At First Blush


      • initial impression
        Refers to the initial appearance or first impression of something, often before a deeper examination or understanding

    Examples of At First Blush

    • The candidate seems appealing at first blush, but we should do a background check before making a decision.

      At first glance, the candidate appears desirable, but we should conduct a thorough investigation before reaching a conclusion. This idiom means that an initial impression or evaluation may be favorable or positive, but further examination may reveal flaws or limitations.

    • The restaurant's menu looked enticing at first blush, but the quality of the food left much to be desired.

      The menu of the restaurant appeared alluring at first sight, but the actual culinary experience fell short of expectations. This idiom highlights the importance of not taking things for granted at face value and to instead take a closer look before making a judgment.

    • She seemed sincere at first blush, but her true intentions soon became apparent.

      Initially, she appeared genuine, but her true purpose or motives were eventually revealed, indicating that initial impressions can sometimes be deceiving. This idiom encourages caution and encourages people to be wary of people until they have established themselves.

    • The project appeared promising at first blush, but the feasibility and practicality of implementing it were questionable.

      Initially, the proposal sounded promising, but upon further evaluation, its practicality and feasibility were questioned. This idiom emphasizes the importance of conducting thorough checks before committing to any action, project or plan.In all of these examples, the use of "at first blush" highlights the importance of not only evaluating things superficially but also conducting a deeper and thorough evaluation before making any decisions.

    • The new CEO seemed like a competent leader at first blush, but as time went on, her lack of experience became apparent.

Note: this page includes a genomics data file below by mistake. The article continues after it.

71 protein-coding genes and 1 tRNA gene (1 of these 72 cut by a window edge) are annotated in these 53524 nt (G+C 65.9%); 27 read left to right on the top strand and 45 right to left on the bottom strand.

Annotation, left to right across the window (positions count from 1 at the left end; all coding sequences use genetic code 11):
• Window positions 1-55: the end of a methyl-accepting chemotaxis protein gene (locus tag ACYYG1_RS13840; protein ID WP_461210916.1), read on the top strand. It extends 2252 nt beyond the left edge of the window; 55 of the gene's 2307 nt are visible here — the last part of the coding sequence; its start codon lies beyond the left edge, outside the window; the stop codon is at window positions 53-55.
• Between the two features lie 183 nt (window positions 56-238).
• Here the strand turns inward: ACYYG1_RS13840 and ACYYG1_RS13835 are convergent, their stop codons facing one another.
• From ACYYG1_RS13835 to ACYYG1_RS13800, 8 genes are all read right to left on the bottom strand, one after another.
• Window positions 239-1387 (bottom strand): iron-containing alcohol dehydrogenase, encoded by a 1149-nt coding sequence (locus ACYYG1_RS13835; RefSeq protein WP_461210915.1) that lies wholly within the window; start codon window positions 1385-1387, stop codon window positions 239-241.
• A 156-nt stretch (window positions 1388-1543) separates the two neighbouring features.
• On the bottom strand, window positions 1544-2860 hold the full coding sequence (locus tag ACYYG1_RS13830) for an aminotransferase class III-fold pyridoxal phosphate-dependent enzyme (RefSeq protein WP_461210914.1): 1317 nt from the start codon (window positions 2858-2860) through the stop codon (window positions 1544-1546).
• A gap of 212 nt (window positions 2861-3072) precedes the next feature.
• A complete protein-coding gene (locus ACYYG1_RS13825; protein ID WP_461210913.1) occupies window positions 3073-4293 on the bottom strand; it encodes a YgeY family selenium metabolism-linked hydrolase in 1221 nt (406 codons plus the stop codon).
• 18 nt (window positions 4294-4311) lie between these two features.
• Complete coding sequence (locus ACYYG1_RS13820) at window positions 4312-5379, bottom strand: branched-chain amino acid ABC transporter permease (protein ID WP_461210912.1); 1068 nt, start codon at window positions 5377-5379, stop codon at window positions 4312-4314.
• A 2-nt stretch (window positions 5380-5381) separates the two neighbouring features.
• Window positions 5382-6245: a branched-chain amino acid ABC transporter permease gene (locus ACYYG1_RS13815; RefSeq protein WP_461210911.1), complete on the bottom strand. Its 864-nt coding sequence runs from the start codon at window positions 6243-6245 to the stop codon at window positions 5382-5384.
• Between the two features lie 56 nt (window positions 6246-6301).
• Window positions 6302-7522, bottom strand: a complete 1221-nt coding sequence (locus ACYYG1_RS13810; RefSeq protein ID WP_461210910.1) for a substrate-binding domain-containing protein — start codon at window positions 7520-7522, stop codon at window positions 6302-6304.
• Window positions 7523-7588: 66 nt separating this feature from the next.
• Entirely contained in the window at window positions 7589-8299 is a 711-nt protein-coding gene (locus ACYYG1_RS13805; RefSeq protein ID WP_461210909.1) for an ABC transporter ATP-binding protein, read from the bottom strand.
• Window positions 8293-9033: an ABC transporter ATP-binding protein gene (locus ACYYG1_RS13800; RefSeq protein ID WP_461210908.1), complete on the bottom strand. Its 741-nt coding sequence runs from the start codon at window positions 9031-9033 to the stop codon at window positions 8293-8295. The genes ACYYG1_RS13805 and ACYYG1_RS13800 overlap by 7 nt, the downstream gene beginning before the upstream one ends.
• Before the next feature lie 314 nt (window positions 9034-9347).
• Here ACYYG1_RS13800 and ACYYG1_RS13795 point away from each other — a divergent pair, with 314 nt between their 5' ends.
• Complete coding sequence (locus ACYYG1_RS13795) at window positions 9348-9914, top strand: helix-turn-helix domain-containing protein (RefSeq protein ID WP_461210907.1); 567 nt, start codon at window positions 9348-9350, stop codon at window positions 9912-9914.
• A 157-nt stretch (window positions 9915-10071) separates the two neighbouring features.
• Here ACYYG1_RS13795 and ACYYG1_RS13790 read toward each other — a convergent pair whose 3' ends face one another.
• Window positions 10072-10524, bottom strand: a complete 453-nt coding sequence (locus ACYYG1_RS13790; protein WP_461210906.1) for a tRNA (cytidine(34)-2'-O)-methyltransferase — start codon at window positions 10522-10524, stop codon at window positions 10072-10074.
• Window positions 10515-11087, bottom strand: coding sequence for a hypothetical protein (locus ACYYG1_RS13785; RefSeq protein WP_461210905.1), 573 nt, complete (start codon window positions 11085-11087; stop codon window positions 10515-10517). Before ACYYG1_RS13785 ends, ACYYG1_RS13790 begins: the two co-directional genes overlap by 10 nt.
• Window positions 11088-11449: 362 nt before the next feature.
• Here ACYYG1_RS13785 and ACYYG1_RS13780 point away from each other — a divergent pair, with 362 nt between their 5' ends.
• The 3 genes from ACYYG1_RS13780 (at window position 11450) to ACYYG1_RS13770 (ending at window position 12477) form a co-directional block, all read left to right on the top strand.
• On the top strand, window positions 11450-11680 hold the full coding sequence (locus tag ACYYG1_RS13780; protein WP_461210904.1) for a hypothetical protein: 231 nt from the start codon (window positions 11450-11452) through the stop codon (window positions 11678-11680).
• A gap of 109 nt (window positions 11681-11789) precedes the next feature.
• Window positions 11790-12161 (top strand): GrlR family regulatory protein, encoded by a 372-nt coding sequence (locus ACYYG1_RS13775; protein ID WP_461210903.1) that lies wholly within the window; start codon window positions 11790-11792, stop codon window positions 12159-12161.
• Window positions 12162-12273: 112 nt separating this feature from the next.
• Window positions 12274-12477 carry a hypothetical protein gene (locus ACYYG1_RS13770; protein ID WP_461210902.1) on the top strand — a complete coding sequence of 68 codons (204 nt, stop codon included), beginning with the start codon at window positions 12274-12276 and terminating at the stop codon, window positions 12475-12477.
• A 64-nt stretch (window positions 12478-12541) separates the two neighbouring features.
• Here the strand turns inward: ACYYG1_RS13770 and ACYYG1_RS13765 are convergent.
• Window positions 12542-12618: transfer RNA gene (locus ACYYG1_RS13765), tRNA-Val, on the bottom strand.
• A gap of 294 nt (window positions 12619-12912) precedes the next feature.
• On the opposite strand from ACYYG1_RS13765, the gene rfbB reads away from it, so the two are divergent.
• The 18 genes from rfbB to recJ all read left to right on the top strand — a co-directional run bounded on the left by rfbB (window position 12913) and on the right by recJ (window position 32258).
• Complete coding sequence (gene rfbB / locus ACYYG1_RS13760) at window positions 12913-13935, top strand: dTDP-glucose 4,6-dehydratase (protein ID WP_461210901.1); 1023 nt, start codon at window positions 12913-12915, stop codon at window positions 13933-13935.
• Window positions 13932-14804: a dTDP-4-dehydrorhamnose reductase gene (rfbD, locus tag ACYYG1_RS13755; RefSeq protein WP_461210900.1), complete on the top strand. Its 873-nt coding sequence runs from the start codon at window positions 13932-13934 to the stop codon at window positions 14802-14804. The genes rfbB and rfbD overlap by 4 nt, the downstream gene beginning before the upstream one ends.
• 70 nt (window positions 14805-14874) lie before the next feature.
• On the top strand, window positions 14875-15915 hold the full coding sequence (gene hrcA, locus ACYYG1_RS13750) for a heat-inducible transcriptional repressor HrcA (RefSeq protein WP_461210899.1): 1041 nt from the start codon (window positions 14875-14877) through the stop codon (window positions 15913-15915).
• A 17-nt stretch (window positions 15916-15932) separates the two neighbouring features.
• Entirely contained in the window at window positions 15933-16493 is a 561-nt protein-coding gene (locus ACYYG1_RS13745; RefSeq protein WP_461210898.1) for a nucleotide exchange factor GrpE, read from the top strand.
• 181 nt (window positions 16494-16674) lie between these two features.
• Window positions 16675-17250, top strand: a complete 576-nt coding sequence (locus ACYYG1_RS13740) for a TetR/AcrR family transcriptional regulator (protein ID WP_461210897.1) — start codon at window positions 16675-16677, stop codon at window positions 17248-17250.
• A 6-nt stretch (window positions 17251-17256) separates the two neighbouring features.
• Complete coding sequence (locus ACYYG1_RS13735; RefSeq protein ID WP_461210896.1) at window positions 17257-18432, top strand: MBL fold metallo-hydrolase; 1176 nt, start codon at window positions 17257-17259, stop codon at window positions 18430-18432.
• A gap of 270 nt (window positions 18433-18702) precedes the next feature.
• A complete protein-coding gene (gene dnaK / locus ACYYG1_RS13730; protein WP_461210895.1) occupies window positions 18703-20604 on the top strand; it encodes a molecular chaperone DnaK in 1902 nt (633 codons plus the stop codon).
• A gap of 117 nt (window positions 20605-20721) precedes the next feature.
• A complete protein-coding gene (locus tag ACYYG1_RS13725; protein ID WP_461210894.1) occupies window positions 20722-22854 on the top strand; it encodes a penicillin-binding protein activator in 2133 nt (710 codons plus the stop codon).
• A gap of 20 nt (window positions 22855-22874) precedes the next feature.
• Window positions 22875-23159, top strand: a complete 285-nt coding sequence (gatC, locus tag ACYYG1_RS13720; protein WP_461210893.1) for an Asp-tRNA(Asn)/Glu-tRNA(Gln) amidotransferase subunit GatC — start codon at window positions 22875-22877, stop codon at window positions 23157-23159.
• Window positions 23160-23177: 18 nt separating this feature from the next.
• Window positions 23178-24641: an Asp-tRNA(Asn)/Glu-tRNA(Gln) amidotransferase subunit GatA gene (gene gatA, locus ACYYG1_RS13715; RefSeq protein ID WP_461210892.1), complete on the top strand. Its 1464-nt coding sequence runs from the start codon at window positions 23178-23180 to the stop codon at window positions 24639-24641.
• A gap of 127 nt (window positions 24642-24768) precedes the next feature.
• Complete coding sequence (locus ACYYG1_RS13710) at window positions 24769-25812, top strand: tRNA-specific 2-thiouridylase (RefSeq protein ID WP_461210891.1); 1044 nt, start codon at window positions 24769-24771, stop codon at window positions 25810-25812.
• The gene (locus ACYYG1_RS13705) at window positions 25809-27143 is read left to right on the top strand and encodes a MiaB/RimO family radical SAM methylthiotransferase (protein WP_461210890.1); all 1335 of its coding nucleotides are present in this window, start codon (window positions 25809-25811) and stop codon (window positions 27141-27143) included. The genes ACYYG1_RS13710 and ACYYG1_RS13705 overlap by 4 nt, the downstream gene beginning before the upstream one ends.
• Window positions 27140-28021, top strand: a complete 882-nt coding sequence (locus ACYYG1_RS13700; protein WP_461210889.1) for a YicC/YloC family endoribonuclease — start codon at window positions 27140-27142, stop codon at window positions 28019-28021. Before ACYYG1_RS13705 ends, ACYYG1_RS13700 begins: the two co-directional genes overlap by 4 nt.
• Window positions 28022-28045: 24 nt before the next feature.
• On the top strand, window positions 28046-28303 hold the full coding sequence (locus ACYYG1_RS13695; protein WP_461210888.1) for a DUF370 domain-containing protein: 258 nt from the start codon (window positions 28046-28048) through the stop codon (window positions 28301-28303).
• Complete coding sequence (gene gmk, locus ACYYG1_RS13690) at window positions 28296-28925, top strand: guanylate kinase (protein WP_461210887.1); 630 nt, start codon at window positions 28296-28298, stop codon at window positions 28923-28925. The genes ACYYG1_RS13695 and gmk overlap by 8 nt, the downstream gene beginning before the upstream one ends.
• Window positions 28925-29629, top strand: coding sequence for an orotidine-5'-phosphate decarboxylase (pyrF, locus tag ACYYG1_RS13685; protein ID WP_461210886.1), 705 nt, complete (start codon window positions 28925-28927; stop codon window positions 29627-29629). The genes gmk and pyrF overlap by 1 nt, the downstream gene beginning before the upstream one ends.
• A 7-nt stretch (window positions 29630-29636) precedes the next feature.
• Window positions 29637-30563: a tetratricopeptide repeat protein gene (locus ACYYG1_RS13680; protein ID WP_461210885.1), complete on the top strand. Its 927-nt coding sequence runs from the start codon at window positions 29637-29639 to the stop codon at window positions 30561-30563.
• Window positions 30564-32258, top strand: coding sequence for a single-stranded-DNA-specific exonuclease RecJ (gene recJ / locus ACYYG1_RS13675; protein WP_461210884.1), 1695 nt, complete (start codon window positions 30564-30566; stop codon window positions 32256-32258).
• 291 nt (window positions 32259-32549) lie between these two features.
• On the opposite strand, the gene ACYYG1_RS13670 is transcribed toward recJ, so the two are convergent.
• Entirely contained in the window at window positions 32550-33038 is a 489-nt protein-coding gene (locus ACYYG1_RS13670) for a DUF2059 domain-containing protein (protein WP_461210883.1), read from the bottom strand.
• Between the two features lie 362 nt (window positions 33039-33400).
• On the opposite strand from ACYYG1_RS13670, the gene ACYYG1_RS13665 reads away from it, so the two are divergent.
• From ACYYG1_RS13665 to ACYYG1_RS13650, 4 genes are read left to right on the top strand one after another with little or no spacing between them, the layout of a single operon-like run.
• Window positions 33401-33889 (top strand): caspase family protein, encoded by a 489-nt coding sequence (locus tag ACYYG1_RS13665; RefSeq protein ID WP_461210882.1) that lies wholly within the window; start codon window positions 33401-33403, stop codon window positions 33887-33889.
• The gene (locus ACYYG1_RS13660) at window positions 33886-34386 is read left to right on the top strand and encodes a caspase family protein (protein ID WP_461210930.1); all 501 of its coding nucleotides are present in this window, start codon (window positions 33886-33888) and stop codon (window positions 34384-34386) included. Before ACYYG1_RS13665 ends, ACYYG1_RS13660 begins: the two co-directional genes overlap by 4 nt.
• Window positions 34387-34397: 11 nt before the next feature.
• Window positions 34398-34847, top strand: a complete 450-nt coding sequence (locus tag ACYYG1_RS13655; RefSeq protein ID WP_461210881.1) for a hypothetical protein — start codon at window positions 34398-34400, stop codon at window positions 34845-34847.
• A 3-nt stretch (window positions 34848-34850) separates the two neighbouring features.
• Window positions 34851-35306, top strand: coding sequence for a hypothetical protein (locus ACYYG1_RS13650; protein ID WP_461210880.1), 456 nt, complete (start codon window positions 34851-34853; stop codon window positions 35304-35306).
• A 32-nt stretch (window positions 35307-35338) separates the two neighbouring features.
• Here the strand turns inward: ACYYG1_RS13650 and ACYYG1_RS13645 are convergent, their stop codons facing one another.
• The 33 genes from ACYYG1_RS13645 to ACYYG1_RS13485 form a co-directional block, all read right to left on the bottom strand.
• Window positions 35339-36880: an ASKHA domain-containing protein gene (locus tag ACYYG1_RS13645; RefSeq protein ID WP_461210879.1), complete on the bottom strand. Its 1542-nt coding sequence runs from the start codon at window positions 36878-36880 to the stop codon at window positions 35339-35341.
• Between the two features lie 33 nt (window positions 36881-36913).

At first glance or initial impression, the CEO appeared to have the necessary skills and abilities to lead the company. However, as things progressed, it became clear that she did not have enough experience to handle the challenges of the position.

    • The singer's debut album received rave reviews at first blush, but upon closer inspection, the album's flaws became apparent.

      Initially, the album received a lot of positive feedback from critics and fans alike. However, upon further review, it became apparent that the album had some inherent flaws, such as repetitive song structures or lackluster production.

    • The restaurant's decor and menu looked promising at first blush, but the service left a lot to be desired.

      The restaurant's aesthetic and offerings seemed appealing at first glance. However, the actual dining experience was less than desirable due to poor service, such as slow wait times or unresponsive staff.

    • The politician's proposals seemed like a good idea at first blush, but upon further scrutiny, they were lacking in practicality and feasibility.

      At first glance, the proposals seemed like viable solutions to current issues. However, upon closer examination, it became apparent that the proposals were not practical or feasible in their execution. This could be due to a lack of resources, unrealistic timelines, or other similar factors.


    "At First Blush" is used to describe the initial impression of something before a deeper examination. It can be used to caution against making judgments based solely on initial appearances and encourages taking a closer look before forming an opinion.

    Origin of "At First Blush"

    The origin of the idiom "At First Blush" can be traced back to the 17th century. The word "blush" in this context refers to a sudden reddening of someone's face, often due to embarrassment or shyness. The idiom suggests that the initial impression is like the first reddening of the face, which may not accurately represent the true nature of the thing being observed. Over time, the idiom has been used to emphasize the need for a more thorough examination before forming a judgment.